7.)    Play sharing games with your child daily to practice this advanced skill. When she says “Mine!” respond by smiling, picking up something of yours you don’t mind her playing with, and saying, “This is mine. I’ll share!” and hand it to her. Often little ones will start running around picking up their toys and bringing them to you to ‘share’ and wait for it to be reciprocated, resulting in a back and forth, back and forth sharing game that taps into another excellent learning mode for children…play!

Above all, keep in mind that sharing is a learned skill and it will take time for your small one to grow into a socially skilled little butterfly. Creating an atmosphere of trust, modeling sharing, and honoring their feelings will surround them with a safe environment in which they can develop the skills needed to become the most treasured of friends!


Related posts:

Toddlers, Tantrums, and Time-Ins, Oh My!

Testing the Boundaries~What’s A Parent To Do?

Babes and Boundaries~A Gentle Parenting Perspective

Your Baby isn’t Trying to Annoy You; He’s Trying to Communicate!

Award-winnning author, L.R.Knost, is the founder and director of the children's rights advocacy and family consulting group, Little Hearts/Gentle Parenting Resources, and Editor-in-Chief of Holistic Parenting Magazine. Books by L.R.Knost include Whispers Through Time: Communication Through the Ages and Stages of Childhood ; Two Thousand Kisses a Day: Gentle Parenting Through the Ages and Stages ; The Gentle Parent: Positive, Practical, Effective Discipline ; and Jesus, the Gentle Parent: Gentle Christian Parenting the first four books in the Little Hearts Handbook gentle parenting series, and children’s picture books Petey’s Listening Ears and the soon-to-be-released Grumpykins series.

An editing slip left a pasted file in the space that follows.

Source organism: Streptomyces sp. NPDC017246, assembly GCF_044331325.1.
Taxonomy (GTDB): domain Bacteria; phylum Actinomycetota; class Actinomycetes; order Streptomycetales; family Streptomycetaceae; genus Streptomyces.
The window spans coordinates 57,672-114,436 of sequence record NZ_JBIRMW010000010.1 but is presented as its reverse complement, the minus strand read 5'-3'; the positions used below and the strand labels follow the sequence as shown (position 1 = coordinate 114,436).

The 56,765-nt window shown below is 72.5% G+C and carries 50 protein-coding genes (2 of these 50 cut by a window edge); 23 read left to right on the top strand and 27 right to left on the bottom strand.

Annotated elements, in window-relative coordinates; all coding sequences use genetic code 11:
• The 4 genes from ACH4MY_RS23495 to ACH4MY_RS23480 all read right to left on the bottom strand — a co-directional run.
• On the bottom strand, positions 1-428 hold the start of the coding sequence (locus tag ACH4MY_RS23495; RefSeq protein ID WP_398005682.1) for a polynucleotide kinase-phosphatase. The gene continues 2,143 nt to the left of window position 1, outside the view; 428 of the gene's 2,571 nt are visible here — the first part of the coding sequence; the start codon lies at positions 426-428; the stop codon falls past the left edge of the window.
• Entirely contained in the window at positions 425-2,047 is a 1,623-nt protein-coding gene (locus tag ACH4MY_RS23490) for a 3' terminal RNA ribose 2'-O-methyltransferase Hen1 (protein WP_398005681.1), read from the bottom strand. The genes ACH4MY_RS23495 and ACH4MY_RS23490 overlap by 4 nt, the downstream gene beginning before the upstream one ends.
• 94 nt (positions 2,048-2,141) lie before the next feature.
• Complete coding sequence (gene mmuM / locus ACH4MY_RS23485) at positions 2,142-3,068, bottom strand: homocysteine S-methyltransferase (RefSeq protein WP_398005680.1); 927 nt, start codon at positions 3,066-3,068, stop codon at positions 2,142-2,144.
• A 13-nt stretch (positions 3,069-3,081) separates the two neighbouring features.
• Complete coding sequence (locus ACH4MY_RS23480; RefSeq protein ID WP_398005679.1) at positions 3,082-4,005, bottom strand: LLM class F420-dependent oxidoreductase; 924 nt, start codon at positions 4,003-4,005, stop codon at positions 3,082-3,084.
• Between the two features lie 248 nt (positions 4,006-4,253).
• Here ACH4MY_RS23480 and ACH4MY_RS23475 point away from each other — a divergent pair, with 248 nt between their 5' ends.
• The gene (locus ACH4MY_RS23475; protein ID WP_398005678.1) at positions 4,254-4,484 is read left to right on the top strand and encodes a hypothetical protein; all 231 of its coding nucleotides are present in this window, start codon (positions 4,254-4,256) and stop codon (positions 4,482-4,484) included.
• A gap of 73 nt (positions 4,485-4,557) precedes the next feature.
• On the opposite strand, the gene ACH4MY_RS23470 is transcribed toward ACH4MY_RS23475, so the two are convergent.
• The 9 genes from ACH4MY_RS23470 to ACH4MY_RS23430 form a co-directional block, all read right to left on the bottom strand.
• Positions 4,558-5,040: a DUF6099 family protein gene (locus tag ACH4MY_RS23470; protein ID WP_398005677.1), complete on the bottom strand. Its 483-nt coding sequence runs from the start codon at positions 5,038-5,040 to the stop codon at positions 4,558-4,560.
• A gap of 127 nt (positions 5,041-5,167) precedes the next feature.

14 Responses

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  3. Samantha

    Really enjoyed reading this!

    June 28, 2012 at 9:50 pm

  4. Amber

    Very much needed this today! Thanks!

    June 29, 2012 at 1:55 pm